For Immediate Release
Sierra Club Commemorates 50th Anniversary of Voting Rights Act Signing
WASHINGTON - Fifty years ago today, President Johnson signed the Voting Rights Act (VRA) into law, prohibiting racial discrimination in voting. In 2013, the Supreme Court gutted a major portion of the law in Shelby County v. Holder, and some states have since passed laws that prevent minority communities from voting.
In response, Sierra Club Executive Director Michael Brune released the following statement:
“Today is less of a celebration and more of a wake-up call. The Voting Rights Act, a critical part of our nation’s progress to secure the fundamental American principle of equality for every citizen, was gutted by the Supreme Court just two years ago.
“To change everything, we need everyone -- and that must begin with equal access to the ballot box. In order to make the changes we need to address real-world issues like climate disruption, everyone needs to be able to participate in our democracy, regardless of race, gender, or socioeconomic background.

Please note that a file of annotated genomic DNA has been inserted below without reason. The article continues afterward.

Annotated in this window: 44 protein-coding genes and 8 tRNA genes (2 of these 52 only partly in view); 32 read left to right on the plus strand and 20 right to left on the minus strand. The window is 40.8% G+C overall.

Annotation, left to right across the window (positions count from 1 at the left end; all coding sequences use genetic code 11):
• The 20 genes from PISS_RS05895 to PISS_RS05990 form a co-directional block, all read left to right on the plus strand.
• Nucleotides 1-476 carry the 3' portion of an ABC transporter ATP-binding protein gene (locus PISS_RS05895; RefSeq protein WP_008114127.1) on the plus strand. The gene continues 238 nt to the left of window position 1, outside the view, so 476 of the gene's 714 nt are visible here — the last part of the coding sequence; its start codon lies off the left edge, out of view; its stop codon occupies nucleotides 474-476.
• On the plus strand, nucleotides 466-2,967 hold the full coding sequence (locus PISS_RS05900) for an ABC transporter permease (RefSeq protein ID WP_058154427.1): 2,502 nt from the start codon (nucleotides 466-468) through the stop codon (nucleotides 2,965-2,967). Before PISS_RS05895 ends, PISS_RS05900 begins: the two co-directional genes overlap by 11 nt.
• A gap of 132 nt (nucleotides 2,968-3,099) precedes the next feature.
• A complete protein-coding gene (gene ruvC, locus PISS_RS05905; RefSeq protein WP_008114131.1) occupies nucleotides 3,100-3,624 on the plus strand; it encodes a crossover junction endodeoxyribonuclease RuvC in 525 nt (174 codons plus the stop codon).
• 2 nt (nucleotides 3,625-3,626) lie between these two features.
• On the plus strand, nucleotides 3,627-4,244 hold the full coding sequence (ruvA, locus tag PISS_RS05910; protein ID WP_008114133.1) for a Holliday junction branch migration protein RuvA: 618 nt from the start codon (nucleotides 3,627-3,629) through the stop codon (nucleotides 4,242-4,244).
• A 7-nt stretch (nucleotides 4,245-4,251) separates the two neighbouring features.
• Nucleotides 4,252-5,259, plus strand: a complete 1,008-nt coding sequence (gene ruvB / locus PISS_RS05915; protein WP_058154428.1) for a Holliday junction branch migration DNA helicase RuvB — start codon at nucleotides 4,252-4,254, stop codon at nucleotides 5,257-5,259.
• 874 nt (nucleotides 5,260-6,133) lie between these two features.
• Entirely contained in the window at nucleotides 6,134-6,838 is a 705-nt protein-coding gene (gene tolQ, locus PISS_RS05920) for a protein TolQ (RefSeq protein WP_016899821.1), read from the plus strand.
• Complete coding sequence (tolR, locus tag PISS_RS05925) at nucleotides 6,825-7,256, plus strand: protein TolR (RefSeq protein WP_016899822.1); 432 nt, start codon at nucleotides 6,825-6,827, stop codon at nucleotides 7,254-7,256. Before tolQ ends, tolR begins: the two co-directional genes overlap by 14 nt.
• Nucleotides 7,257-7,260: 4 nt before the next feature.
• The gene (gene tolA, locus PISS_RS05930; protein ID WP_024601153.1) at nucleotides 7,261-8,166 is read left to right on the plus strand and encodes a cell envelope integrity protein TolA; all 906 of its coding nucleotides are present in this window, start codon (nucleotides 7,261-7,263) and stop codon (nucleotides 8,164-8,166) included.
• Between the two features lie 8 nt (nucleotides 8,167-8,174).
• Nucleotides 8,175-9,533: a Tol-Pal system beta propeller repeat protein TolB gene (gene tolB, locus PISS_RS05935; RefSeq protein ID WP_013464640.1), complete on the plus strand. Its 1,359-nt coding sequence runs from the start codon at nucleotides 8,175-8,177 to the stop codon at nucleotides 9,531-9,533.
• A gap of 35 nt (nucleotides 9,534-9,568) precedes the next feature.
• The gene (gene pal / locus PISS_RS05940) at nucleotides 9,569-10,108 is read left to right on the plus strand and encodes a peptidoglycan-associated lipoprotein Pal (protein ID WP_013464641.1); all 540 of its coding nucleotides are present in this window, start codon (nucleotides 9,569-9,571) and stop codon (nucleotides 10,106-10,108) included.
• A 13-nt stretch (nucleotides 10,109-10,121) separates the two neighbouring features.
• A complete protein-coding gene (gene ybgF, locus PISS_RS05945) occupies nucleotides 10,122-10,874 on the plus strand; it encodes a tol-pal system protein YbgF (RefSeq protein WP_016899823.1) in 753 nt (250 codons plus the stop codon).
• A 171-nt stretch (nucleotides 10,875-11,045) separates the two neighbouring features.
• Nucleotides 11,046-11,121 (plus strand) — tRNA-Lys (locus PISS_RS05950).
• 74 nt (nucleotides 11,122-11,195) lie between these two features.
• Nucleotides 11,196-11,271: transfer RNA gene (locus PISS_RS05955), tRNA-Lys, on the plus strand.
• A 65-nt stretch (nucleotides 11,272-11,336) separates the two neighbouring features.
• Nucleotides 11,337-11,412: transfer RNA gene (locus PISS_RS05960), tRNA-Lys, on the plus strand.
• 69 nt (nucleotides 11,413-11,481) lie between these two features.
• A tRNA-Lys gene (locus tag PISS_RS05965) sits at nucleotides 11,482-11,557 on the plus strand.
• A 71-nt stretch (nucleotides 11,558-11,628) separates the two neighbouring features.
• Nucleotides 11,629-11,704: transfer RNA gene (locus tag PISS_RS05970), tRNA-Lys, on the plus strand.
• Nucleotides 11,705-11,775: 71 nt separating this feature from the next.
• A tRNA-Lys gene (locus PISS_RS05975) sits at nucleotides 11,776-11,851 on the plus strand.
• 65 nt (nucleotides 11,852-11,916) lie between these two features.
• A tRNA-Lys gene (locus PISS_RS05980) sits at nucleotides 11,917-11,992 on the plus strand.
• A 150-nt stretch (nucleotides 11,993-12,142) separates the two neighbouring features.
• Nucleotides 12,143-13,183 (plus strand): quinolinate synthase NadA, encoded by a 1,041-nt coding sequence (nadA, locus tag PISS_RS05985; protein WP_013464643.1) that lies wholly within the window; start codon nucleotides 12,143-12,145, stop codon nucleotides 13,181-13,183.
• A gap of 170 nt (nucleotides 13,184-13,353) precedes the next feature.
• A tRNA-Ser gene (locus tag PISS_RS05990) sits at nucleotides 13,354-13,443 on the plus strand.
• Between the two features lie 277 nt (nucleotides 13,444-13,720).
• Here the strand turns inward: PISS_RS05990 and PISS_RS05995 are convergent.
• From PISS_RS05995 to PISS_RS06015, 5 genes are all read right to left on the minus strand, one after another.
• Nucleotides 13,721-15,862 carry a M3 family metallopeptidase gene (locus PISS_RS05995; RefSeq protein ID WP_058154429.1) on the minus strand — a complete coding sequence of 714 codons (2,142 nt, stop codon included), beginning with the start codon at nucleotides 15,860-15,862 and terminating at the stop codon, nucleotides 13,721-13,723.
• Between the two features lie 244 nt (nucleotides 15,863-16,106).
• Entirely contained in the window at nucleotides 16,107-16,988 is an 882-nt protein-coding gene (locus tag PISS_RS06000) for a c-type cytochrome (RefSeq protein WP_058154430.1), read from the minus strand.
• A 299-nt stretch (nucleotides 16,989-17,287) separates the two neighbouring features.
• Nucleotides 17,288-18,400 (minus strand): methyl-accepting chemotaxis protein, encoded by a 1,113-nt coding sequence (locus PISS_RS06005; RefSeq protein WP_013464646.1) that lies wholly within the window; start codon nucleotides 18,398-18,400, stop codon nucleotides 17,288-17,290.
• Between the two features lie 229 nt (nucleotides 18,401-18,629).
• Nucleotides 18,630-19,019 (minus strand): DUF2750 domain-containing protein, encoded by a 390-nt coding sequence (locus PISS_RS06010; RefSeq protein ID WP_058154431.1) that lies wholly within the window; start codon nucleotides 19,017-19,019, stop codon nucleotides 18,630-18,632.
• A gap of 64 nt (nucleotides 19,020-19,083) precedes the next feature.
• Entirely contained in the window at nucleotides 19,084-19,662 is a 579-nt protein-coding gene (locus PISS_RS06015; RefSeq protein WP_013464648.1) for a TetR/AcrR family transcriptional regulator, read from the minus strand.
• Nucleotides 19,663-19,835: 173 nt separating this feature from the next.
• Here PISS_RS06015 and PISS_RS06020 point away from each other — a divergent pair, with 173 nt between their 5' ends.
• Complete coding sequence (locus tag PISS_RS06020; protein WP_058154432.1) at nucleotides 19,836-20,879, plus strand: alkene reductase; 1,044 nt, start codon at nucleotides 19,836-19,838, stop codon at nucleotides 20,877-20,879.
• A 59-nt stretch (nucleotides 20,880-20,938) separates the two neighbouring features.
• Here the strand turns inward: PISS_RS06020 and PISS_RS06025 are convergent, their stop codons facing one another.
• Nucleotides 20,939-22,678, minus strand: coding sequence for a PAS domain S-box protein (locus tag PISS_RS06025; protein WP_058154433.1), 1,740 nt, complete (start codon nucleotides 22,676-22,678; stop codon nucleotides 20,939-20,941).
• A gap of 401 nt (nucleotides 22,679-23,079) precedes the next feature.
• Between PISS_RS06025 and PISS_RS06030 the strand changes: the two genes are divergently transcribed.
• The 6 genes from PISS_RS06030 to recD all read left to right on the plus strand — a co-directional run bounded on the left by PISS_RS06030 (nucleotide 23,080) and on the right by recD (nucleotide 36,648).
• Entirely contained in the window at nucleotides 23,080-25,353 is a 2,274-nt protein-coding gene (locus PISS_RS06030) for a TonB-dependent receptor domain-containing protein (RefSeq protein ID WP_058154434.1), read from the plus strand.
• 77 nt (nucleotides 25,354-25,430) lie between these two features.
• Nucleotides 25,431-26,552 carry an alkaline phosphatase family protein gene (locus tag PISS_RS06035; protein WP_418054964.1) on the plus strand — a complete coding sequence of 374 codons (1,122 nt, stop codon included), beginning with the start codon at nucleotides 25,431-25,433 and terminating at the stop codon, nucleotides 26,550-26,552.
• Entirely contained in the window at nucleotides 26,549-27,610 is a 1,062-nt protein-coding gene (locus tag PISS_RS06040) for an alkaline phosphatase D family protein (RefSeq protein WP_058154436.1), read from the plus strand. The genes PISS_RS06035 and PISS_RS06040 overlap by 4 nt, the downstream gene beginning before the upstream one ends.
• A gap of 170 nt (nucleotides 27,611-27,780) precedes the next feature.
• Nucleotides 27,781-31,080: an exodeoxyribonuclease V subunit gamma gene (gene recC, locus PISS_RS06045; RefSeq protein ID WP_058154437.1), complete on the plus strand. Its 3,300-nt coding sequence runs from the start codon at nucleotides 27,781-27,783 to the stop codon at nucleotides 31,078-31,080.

“The Sierra Club is working with our partners in the Democracy Initiative to urge Congress to update and strengthen the Voting Rights Act by supporting the Voting Rights Advancement Act, and to help move toward a democracy that truly represents all Americans.”
The Sierra Club is the oldest and largest grassroots environmental organization in the United States. It was founded on May 28, 1892 in San Francisco, California by the well-known conservationist and preservationist John Muir, who became its first president. The Sierra Club has hundreds of thousands of members in chapters located throughout the US, and is affiliated with Sierra Club Canada.